Poverty & MDGs

Q&A: The Case for Cutting African Poverty in Half

As the World Bank wrapped up its semi-annual joint meetings with the International Monetary Fund (IMF) here last weekend, it reaffirmed its commitment to bringing extreme poverty below three percent of the global population by 2030 while increasing the income of the poorest 40 percent of the population of each country.

U.S. Foreign Aid Approach Is Outdated, Experts Say

U.S. foreign aid is becoming increasingly outdated, analysts here are suggesting.

Civil Society Wants More Influence in New Development Agenda

Making international cooperation more effective requires a civil society with greater influence in the negotiations of the development agenda that the world’s governments are to adopt in 2015, civil society representatives said at an international meeting in Mexico.

Our Planet’s Future Is in the Hands of 58 People

In case you missed it, the Intergovernmental Panel on Climate Change (IPCC) released the third and final part of a report on Apr. 13 in which it says bluntly that we only have 15 years left to avoid exceeding the "safe" threshold of a 2°C increase in global temperatures, beyond which the consequences will be dramatic.

Sweet Dreams are Made of Rwandan Ice Cream

From all across Rwanda, and even from parts of neighbouring Burundi, people flock to the southern town of Butare to a little shop called Inzozi Nziza or Sweet Dreams. They come here for a taste of something of the unknown, something most have never tasted in their lives — the sweet, cold, velvety embrace of ice cream.

Biofortified Tortillas to Provide Micronutrients in Latin America

Latin America is one of the regions in the world suffering from “hidden hunger” - a chronic lack of the micronutrients needed to ward off problems like anaemia, blindness, impaired immune systems, and stunted growth.

Ending Modern Slavery Starts in the Boardroom

Modern-day slavery can be eradicated from multinational supply chains, but only if global businesses contribute to greater transparency and collaboration, according to new recommendations by Sedex Global and Verite.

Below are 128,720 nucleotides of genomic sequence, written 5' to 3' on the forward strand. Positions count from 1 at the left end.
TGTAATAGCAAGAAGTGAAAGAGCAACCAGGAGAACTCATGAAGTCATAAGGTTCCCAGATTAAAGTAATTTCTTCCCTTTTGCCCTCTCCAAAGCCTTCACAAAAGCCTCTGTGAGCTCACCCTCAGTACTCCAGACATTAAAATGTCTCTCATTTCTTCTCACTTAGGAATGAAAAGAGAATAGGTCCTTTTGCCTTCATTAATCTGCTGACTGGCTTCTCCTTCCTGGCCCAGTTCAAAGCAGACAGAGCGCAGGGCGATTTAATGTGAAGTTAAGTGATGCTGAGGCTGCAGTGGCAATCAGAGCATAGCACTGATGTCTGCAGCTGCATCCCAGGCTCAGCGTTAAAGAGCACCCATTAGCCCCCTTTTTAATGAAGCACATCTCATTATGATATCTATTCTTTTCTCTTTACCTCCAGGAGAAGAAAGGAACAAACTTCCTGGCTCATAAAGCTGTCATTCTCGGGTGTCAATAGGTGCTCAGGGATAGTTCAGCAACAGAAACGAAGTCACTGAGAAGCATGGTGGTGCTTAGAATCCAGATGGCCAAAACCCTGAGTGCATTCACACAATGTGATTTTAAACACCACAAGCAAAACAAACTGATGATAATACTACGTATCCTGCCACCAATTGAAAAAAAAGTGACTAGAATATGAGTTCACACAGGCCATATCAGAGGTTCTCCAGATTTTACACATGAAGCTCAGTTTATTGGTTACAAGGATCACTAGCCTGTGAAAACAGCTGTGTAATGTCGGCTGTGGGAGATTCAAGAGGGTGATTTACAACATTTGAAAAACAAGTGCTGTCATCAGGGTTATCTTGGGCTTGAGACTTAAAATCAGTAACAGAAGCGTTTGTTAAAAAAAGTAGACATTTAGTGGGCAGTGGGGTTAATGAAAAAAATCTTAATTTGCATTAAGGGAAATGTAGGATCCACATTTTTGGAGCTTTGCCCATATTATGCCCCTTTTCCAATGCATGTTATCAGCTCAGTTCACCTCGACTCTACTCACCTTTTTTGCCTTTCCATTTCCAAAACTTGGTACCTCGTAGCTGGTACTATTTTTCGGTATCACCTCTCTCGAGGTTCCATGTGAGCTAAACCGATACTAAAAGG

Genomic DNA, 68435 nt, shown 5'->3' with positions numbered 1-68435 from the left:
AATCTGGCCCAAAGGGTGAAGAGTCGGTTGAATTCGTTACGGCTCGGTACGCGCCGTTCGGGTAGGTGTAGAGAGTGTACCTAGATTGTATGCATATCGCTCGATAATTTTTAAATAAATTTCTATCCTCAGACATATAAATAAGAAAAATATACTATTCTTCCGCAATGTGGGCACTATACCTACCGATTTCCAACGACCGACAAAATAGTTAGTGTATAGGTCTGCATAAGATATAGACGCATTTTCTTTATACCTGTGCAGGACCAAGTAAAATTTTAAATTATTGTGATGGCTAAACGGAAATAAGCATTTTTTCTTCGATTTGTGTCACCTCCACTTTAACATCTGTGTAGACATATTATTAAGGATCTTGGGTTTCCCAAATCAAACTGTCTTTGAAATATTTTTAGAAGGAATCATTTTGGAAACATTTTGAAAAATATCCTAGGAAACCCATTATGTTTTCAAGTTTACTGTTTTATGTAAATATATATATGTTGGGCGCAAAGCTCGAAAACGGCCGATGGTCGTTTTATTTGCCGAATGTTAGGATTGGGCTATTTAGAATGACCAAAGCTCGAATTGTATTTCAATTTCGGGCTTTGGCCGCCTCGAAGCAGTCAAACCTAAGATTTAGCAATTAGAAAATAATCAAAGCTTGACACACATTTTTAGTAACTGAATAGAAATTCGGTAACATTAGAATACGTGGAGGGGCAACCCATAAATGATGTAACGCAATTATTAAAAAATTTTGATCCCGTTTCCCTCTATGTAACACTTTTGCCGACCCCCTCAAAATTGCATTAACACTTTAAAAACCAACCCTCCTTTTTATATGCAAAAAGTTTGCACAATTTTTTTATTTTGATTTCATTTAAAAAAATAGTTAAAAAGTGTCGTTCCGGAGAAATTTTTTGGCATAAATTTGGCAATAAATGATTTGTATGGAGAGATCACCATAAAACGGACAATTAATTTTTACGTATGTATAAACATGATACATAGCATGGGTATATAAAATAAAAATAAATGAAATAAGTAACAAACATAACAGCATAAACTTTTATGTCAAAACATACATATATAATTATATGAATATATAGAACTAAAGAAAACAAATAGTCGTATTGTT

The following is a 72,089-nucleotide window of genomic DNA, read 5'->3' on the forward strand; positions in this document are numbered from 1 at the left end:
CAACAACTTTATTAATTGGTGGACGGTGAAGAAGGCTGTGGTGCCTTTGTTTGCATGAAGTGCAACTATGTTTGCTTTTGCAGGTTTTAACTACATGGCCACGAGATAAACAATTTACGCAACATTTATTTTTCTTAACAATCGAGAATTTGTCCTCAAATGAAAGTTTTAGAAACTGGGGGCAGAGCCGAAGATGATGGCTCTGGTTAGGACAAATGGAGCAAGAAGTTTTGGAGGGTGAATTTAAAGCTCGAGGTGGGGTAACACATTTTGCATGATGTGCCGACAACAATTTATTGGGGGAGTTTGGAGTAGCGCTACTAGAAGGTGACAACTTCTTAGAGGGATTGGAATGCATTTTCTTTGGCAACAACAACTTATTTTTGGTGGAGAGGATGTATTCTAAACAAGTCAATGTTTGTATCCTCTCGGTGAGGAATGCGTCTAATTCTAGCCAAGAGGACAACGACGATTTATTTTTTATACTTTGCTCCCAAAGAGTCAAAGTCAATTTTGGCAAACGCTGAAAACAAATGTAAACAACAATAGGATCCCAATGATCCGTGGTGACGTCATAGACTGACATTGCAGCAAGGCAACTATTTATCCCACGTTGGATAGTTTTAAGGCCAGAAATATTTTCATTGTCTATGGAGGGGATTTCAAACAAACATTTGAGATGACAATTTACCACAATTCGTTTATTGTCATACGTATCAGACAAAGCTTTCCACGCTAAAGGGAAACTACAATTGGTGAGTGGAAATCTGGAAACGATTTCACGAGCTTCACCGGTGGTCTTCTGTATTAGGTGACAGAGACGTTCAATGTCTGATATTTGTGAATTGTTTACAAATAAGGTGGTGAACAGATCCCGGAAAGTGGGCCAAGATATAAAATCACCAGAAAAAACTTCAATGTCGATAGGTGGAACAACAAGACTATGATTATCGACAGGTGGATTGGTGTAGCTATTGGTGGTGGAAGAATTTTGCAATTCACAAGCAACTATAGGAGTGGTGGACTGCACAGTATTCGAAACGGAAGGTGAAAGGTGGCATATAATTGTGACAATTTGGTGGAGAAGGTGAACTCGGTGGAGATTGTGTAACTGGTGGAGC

OP-ED: Beyond the Street Protests: Youth, Women and Democracy in Latin America

Women’s empowerment and political participation are not only crucial for women: they are essential for effective democratic governance, one which promotes human rights and equity.  The same can be said about the importance of boosting youth political participation.

Deforestation in the Andes Triggers Amazon “Tsunami”

Deforestation, especially in the Andean highlands of Bolivia and Peru, was the main driver of this year’s disastrous flooding in the Madeira river watershed in Bolivia’s Amazon rainforest and the drainage basin across the border, in Brazil.

Q&A: Agriculture Needs a ‘New Revolution’

The Millennium Development Goals deadline of 2015 is fast approaching, but according to the International Fund for Agricultural Development (IFAD), poverty still afflicts one in seven people — and one in eight still goes to bed hungry.

CEOs at Big U.S. Companies Paid 331 Times Average Worker

In new data certain to fuel the growing public debate over economic inequality, a survey released Tuesday by the biggest U.S. trade-union federation found that the CEOs of top U.S. corporations were paid 331 times more money than the average U.S. worker in 2013.

Côte d’Ivoire’s Tech Solutions to Local Problems

When Ivorian Thierry N’Doufou saw local school kids suffering under the weight of their backpacks full of textbooks, it sparked an idea of how to close the digital gap where it is the largest — in local schoolrooms.

Is Puerto Rico Going the Way of Greece and Detroit?

Puerto Rican society has been shaken to its foundations by the announcement in February by Standard & Poor's and Moody's credit rating agencies that they had downgraded the island's creditworthiness to junk status.

Valparaíso Blaze Highlights the City’s Poverty

The blaze that tore through the Chilean port city of Valparaíso revealed the dark side of one of the most important tourist destinations in this South American country, which hides in its hills high levels of poverty and inequality.

Turtles Change Migration Routes Due to Climate Change

The critically endangered hawksbill sea turtle has few sanctuaries left in the world, and this is one of them. But in 2012 only 53 nests were counted on the beaches of this national park in Costa Rica. And there is an enemy that conservation efforts can’t fight: the beaches themselves are shrinking.

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